How SpaceX and NASA are launching astronauts into space during a pandemic – The Verge

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How SpaceX and NASA are launching astronauts into space during a pandemic – The Verge

Ahead of this week’s launch of SpaceX’s Crew Dragon spacecraft, NASA is working to keep the enduring threat of COVID-19 at bay during the historic launch. To protect its astronauts, ground crew, and potential visitors, NASA has adjusted their approach to this highly anticipated event. If successful, the launch will not only break the US’s nine-year drought of crewed launches to the ISS, but it will also make history as the first time a private spacecraft has carried people into orbit.

“We’re taking extra precautions,” said Steve Stich, deputy manager of NASA’s Commercial Crew Program, during a press call this month. On the ground, the agency is introducing temperature checks and physical distancing at Mission Control.

A successful launch requires dozens of people who usually work in close quarters in closed rooms at Mission Control. For this launch, NASA is spreading them out between different rooms. “We need to make sure we are separating people as much as possible,” he said. They’ll disinfect rooms regularly and put up Plexiglas between different work stations. “We’re looking at all the things where we can practice the guidelines for social distancing, and at the same time, launch this very important mission to the International Space Station,” he said.

Those measures are important to protect both this launch and the next set of NASA missions. “We have other missions that need to go forward. We don’t want to risk the health of the people who work at Kennedy,” said NASA Administrator Jim Bridenstine on a press call in May. The Mars Perseverance Rover launches in July.

Extreme caution is already being taken with the Crew Dragon’s astronauts. Bob Behnken and Doug Hurley have been in quarantine since May 13th. That’s a normal part of the preparations for a mission — crews heading to space always quarantine for a period of time before a launch to minimize the chance that they’re taking an infectious disease of any kind into space. As an extra step, both Behnken and Hurley will be tested for the novel coronavirus twice before they leave for the ISS. Anyone interacting with the astronauts before the launch will wear masks and gloves and have their temperature taken.

“We don’t anticipate that between now and the day of launch that there’s really going to be an opportunity for them to contract any virus or harmful bacteria,” Bridenstine said.

In addition to protecting the astronauts and ground crew, NASA is also limiting the number of visitors who can come to the space center to watch the launch, Bridenstine said. The VIP list for this particular event is very short. They’re not closing dignitaries out entirely — some members of Congress and of the National Space Council will be in attendance. They won’t be able to bring along staffers, though. “We’re really trying to whittle it down to what is important,” he said.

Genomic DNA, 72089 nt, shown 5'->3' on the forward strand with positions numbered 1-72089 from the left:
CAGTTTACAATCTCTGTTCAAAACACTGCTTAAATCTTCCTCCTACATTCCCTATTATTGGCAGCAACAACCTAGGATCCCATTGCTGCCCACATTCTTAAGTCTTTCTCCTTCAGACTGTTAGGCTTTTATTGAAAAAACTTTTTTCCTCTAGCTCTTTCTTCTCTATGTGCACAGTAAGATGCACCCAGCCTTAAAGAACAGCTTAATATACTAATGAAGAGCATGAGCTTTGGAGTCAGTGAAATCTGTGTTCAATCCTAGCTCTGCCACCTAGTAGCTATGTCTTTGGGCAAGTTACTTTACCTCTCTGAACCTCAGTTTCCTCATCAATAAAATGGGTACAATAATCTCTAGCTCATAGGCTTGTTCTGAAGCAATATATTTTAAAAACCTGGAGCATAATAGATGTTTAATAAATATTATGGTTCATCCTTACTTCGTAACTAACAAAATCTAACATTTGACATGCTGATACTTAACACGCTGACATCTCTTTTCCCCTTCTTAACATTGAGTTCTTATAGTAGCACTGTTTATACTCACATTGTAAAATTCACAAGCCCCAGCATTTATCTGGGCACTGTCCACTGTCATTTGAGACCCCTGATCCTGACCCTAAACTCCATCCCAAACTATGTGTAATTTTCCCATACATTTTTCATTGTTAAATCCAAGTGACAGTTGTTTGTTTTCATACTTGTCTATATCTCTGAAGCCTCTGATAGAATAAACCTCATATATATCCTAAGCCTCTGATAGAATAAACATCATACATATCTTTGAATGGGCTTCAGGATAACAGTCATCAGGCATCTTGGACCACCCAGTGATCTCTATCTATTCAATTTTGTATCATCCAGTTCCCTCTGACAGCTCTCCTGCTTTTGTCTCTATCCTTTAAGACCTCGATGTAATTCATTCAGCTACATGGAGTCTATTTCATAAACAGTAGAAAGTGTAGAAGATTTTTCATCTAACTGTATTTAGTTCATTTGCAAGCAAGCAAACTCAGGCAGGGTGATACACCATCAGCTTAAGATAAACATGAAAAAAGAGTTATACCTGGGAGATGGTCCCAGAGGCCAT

Sadly, the cheering crowds that were a feature of past missions didn’t make the cut. In 2011, the last time astronauts launched into space from US soil, nearly 1 million people packed close together on bridges and beaches in Cape Canaveral, Florida to watch. NASA hopes that won’t happen this time. “We’re asking people not to travel to the Kennedy Space Center,” Bridenstine said. “We think it’s in the best interest of the agency and in the best interest of the nation if people join us by watching from home.”

“It is a shame — NASA and SpaceX have worked so hard to get to the day, and the American public has come along this long journey with us,” said Gwynne Shotwell, president and chief operating officer of SpaceX, on a press call this month. “But it’s the right thing to do.”

NASA can only control what people do on its own property, though. It’s up to the state of Florida to regulate roads and beaches — and the county sheriff is encouraging people to come watch the launch, despite the risks of large gatherings.

“We are not going to keep the great Americans that want to come watch that from coming here,” said Brevard County Sheriff Wayne Ivey in a press conference. “If NASA is telling people to not come here and watch the launch, that’s on them. I’m telling people what I believe as an American. And so NASA has got their guidelines, and I got mine.”

Ahead of the launch, businesses and restaurants are opening across the state of Florida, where nearly 50,000 cases of COVID-19 have been identified. Despite the relaxation of stay-at-home orders in Florida and other nearby states, public health experts still recommend people avoid large groups and crowded spaces, where the disease spreads easily. The Centers for Disease Control and Prevention notes that traveling by air, car, or bus increases someone’s chances of contracting and spreading COVID-19.

Even with the change in audience and spectacle, the nuts and bolts of the launch will continue as planned. Stich says teams at NASA have run simulations that include all of the extra COVID-19 precautions, and they’ve gone smoothly. “We don’t really see any impact how we’re gonna operate on launch day,” he says.

Loren Grush contributed to this report.

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